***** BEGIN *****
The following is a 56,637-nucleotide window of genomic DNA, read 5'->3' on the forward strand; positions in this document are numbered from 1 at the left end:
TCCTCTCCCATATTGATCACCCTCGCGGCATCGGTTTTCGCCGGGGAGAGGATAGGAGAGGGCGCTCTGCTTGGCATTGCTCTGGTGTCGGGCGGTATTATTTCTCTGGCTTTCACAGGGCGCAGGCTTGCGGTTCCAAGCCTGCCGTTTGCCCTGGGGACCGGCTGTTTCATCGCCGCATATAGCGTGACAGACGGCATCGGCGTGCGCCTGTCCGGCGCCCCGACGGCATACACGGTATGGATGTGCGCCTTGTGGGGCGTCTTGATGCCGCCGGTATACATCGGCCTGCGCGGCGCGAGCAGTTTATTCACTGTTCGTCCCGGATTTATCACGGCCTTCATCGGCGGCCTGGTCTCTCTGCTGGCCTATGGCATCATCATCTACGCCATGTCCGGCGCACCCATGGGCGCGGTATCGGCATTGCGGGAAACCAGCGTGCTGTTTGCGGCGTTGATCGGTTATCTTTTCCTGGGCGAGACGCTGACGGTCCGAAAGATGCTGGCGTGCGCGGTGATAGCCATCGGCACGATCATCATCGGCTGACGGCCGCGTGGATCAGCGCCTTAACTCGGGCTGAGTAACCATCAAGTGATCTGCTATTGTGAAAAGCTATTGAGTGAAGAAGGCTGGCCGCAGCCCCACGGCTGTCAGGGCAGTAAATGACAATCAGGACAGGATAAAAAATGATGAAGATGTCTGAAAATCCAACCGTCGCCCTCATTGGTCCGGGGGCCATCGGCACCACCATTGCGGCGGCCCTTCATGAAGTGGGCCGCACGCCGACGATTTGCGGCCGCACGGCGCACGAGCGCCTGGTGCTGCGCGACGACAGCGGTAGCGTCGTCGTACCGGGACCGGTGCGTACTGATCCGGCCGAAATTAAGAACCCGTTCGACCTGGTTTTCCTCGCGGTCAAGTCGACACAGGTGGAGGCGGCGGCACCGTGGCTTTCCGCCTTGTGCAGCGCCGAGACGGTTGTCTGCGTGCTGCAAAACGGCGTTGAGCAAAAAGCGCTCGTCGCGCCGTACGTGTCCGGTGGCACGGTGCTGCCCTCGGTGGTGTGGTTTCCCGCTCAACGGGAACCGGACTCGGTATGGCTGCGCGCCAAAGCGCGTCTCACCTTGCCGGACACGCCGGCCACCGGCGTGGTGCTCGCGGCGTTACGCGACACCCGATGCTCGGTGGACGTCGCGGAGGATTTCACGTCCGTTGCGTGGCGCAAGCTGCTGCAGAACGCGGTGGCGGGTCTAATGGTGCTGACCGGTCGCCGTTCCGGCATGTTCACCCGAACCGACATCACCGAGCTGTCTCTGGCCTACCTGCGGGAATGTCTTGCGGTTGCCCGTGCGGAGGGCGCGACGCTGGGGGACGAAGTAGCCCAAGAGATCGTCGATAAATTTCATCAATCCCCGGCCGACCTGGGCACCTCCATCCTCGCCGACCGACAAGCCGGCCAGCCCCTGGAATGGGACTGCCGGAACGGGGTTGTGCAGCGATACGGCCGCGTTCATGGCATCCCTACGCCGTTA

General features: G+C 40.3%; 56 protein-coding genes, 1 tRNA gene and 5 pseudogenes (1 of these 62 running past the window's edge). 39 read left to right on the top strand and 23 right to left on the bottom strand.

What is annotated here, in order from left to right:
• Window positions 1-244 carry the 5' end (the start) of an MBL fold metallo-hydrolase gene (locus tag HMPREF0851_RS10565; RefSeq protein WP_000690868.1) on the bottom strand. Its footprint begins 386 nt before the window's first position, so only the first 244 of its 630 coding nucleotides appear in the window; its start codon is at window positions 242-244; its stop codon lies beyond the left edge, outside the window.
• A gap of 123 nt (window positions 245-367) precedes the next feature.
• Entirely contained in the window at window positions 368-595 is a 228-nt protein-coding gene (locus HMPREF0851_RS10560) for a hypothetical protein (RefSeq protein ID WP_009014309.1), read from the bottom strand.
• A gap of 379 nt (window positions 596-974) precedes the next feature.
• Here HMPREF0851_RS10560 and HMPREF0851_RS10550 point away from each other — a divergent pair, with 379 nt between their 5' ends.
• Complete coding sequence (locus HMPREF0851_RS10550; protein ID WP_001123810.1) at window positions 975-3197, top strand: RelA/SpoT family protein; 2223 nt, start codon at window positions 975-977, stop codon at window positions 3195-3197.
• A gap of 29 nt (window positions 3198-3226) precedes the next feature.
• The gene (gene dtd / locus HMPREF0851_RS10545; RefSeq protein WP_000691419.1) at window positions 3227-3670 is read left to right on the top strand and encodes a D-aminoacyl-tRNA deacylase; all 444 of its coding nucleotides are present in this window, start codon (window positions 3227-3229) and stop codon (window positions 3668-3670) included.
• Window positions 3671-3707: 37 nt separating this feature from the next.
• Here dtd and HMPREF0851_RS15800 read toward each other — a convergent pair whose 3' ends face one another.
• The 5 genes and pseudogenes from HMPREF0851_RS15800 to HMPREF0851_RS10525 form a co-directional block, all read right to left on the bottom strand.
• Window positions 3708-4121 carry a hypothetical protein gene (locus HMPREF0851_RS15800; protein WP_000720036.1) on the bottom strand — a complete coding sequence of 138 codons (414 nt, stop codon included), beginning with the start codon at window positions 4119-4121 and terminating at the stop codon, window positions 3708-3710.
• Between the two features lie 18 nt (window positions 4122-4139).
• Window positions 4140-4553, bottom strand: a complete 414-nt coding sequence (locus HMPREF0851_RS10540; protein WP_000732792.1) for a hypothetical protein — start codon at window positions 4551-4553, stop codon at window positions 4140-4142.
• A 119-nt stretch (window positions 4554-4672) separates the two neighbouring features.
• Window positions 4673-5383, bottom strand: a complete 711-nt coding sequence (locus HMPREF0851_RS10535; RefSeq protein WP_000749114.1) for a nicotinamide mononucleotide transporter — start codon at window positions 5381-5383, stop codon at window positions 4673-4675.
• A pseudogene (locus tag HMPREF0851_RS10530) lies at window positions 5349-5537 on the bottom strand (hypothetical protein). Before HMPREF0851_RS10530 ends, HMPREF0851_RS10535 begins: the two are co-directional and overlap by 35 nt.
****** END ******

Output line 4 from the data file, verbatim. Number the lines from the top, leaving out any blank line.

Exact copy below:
What is annotated here, in order from left to right: